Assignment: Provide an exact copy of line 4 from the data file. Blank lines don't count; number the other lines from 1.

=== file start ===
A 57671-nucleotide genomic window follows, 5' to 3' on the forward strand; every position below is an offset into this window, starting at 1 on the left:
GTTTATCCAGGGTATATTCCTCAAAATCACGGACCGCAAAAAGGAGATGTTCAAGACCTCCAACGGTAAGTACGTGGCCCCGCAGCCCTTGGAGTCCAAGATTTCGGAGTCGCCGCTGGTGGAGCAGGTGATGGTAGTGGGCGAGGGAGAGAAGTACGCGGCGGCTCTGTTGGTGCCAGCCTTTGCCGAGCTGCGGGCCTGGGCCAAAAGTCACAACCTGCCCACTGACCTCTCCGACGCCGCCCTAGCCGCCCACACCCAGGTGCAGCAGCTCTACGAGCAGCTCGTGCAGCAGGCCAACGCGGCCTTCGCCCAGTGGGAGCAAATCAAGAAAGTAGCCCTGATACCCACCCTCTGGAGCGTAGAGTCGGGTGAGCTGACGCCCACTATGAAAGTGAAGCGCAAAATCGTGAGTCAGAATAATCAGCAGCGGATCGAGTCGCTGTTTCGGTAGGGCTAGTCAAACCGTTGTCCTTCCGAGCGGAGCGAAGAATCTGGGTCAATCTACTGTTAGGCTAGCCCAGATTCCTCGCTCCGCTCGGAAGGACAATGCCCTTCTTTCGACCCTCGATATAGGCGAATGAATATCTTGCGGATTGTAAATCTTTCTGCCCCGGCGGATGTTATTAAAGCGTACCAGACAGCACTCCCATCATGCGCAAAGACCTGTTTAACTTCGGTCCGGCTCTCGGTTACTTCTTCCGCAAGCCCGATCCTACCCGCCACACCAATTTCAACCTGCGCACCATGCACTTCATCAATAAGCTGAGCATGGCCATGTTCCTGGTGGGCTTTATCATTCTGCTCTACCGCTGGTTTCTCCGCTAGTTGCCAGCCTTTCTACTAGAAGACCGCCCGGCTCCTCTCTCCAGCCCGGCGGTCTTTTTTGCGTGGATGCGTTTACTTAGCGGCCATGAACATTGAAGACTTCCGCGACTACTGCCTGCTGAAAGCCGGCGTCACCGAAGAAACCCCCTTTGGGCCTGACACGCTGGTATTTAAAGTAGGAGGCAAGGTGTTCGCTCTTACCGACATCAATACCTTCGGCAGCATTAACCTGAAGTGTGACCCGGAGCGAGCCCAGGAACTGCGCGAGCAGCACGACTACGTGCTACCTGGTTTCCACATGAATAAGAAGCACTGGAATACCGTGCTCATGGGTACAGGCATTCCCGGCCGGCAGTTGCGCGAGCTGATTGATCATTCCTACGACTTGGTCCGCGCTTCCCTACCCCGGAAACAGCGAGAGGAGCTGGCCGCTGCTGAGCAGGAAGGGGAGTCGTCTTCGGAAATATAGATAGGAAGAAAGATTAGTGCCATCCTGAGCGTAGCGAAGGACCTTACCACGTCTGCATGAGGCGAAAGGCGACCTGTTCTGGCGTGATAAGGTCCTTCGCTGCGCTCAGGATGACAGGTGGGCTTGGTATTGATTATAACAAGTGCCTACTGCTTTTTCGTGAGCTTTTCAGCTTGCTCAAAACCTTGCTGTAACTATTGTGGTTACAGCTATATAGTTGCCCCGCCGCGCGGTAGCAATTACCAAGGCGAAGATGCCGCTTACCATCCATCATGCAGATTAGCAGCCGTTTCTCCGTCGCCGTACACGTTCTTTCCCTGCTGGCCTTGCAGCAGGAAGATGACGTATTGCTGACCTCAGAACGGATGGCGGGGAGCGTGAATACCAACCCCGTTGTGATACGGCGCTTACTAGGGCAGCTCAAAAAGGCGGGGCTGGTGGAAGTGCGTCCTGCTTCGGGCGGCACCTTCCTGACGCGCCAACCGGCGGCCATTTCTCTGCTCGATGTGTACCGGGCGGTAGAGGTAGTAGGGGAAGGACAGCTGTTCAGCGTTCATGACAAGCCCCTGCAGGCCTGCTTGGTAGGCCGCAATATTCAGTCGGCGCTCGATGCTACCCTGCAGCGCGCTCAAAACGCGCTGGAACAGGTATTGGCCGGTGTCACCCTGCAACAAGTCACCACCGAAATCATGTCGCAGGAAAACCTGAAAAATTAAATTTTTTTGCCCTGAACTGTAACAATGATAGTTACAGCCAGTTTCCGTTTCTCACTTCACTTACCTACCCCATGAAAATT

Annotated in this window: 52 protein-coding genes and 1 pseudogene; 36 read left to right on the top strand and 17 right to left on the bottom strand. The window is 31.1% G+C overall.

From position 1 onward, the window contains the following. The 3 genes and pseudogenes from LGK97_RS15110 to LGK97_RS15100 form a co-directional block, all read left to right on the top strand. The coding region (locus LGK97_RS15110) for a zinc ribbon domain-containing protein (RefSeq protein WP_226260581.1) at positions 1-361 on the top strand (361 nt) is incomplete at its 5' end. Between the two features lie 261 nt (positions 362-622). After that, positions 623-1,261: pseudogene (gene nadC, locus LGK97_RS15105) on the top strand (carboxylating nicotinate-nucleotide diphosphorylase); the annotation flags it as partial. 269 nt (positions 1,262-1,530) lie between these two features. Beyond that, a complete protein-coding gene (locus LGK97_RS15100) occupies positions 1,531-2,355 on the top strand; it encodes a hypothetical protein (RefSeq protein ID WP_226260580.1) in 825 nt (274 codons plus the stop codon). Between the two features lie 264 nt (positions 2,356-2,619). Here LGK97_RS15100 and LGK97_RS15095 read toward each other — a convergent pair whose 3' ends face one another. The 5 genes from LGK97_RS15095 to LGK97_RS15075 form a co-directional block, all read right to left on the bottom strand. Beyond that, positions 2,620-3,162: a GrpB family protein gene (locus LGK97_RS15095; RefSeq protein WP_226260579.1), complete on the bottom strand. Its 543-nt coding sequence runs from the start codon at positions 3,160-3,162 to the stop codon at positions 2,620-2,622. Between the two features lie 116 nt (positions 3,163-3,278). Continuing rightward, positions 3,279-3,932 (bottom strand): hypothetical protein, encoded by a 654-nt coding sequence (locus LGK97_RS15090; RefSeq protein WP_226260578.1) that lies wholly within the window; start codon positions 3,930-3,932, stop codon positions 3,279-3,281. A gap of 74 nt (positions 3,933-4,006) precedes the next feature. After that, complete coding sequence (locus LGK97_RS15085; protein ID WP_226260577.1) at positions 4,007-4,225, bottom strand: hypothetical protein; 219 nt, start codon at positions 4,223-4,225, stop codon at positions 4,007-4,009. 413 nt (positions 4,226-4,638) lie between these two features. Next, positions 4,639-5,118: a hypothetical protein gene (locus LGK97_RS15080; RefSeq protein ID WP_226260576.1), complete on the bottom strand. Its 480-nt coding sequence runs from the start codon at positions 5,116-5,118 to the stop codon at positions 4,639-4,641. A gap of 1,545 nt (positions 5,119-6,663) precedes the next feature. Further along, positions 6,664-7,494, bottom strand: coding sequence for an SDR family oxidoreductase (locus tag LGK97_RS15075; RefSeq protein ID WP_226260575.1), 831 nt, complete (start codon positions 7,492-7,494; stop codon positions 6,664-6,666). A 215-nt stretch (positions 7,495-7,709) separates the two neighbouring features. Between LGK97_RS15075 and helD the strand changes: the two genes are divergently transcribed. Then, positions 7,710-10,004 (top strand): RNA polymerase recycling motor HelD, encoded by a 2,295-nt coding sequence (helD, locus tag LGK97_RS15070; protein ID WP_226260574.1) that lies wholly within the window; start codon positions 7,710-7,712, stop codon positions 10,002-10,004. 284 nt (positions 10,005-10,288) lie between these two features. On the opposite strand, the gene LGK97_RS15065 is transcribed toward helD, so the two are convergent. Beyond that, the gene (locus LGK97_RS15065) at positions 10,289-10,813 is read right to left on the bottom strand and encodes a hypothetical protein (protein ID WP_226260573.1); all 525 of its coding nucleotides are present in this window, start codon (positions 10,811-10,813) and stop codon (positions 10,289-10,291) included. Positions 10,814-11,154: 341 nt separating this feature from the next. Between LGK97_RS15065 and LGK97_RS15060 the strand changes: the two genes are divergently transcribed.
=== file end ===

From position 1 onward, the window contains the following. The 3 genes and pseudogenes from LGK97_RS15110 to LGK97_RS15100 form a co-directional block, all read left to right on the top strand. The coding region (locus LGK97_RS15110) for a zinc ribbon domain-containing protein (RefSeq protein WP_226260581.1) at positions 1-361 on the top strand (361 nt) is incomplete at its 5' end. Between the two features lie 261 nt (positions 362-622). After that, positions 623-1,261: pseudogene (gene nadC, locus LGK97_RS15105) on the top strand (carboxylating nicotinate-nucleotide diphosphorylase); the annotation flags it as partial. 269 nt (positions 1,262-1,530) lie between these two features. Beyond that, a complete protein-coding gene (locus LGK97_RS15100) occupies positions 1,531-2,355 on the top strand; it encodes a hypothetical protein (RefSeq protein ID WP_226260580.1) in 825 nt (274 codons plus the stop codon). Between the two features lie 264 nt (positions 2,356-2,619). Here LGK97_RS15100 and LGK97_RS15095 read toward each other — a convergent pair whose 3' ends face one another. The 5 genes from LGK97_RS15095 to LGK97_RS15075 form a co-directional block, all read right to left on the bottom strand. Beyond that, positions 2,620-3,162: a GrpB family protein gene (locus LGK97_RS15095; RefSeq protein WP_226260579.1), complete on the bottom strand. Its 543-nt coding sequence runs from the start codon at positions 3,160-3,162 to the stop codon at positions 2,620-2,622. Between the two features lie 116 nt (positions 3,163-3,278). Continuing rightward, positions 3,279-3,932 (bottom strand): hypothetical protein, encoded by a 654-nt coding sequence (locus LGK97_RS15090; RefSeq protein WP_226260578.1) that lies wholly within the window; start codon positions 3,930-3,932, stop codon positions 3,279-3,281. A gap of 74 nt (positions 3,933-4,006) precedes the next feature. After that, complete coding sequence (locus LGK97_RS15085; protein ID WP_226260577.1) at positions 4,007-4,225, bottom strand: hypothetical protein; 219 nt, start codon at positions 4,223-4,225, stop codon at positions 4,007-4,009. 413 nt (positions 4,226-4,638) lie between these two features. Next, positions 4,639-5,118: a hypothetical protein gene (locus LGK97_RS15080; RefSeq protein ID WP_226260576.1), complete on the bottom strand. Its 480-nt coding sequence runs from the start codon at positions 5,116-5,118 to the stop codon at positions 4,639-4,641. A gap of 1,545 nt (positions 5,119-6,663) precedes the next feature. Further along, positions 6,664-7,494, bottom strand: coding sequence for an SDR family oxidoreductase (locus tag LGK97_RS15075; RefSeq protein ID WP_226260575.1), 831 nt, complete (start codon positions 7,492-7,494; stop codon positions 6,664-6,666). A 215-nt stretch (positions 7,495-7,709) separates the two neighbouring features. Between LGK97_RS15075 and helD the strand changes: the two genes are divergently transcribed. Then, positions 7,710-10,004 (top strand): RNA polymerase recycling motor HelD, encoded by a 2,295-nt coding sequence (helD, locus tag LGK97_RS15070; protein ID WP_226260574.1) that lies wholly within the window; start codon positions 7,710-7,712, stop codon positions 10,002-10,004. 284 nt (positions 10,005-10,288) lie between these two features. On the opposite strand, the gene LGK97_RS15065 is transcribed toward helD, so the two are convergent. Beyond that, the gene (locus LGK97_RS15065) at positions 10,289-10,813 is read right to left on the bottom strand and encodes a hypothetical protein (protein ID WP_226260573.1); all 525 of its coding nucleotides are present in this window, start codon (positions 10,811-10,813) and stop codon (positions 10,289-10,291) included. Positions 10,814-11,154: 341 nt separating this feature from the next. Between LGK97_RS15065 and LGK97_RS15060 the strand changes: the two genes are divergently transcribed.